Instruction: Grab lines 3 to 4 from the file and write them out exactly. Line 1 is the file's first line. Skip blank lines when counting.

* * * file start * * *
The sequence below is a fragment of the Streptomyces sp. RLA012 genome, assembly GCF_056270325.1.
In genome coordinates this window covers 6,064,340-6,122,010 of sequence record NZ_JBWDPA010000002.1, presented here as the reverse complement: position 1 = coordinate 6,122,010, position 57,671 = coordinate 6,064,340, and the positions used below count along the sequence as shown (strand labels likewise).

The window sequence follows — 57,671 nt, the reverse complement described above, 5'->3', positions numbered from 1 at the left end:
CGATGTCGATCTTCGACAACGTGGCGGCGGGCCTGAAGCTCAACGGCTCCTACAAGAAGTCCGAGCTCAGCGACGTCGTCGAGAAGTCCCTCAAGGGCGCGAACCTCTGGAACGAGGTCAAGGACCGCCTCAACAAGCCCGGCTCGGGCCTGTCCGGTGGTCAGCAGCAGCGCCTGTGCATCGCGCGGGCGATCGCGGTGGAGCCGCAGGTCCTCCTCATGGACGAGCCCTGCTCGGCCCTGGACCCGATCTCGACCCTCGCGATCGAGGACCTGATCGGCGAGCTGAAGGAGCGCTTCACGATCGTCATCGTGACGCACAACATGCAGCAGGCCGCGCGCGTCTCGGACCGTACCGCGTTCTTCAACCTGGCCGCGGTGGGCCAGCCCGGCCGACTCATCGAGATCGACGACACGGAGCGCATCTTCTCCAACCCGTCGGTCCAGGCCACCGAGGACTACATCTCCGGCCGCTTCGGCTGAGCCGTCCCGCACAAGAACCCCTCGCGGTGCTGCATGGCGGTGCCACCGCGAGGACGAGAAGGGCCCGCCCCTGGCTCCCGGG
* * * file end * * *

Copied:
The window sequence follows — 57,671 nt, the reverse complement described above, 5'->3', positions numbered from 1 at the left end:
CGATGTCGATCTTCGACAACGTGGCGGCGGGCCTGAAGCTCAACGGCTCCTACAAGAAGTCCGAGCTCAGCGACGTCGTCGAGAAGTCCCTCAAGGGCGCGAACCTCTGGAACGAGGTCAAGGACCGCCTCAACAAGCCCGGCTCGGGCCTGTCCGGTGGTCAGCAGCAGCGCCTGTGCATCGCGCGGGCGATCGCGGTGGAGCCGCAGGTCCTCCTCATGGACGAGCCCTGCTCGGCCCTGGACCCGATCTCGACCCTCGCGATCGAGGACCTGATCGGCGAGCTGAAGGAGCGCTTCACGATCGTCATCGTGACGCACAACATGCAGCAGGCCGCGCGCGTCTCGGACCGTACCGCGTTCTTCAACCTGGCCGCGGTGGGCCAGCCCGGCCGACTCATCGAGATCGACGACACGGAGCGCATCTTCTCCAACCCGTCGGTCCAGGCCACCGAGGACTACATCTCCGGCCGCTTCGGCTGAGCCGTCCCGCACAAGAACCCCTCGCGGTGCTGCATGGCGGTGCCACCGCGAGGACGAGAAGGGCCCGCCCCTGGCTCCCGGG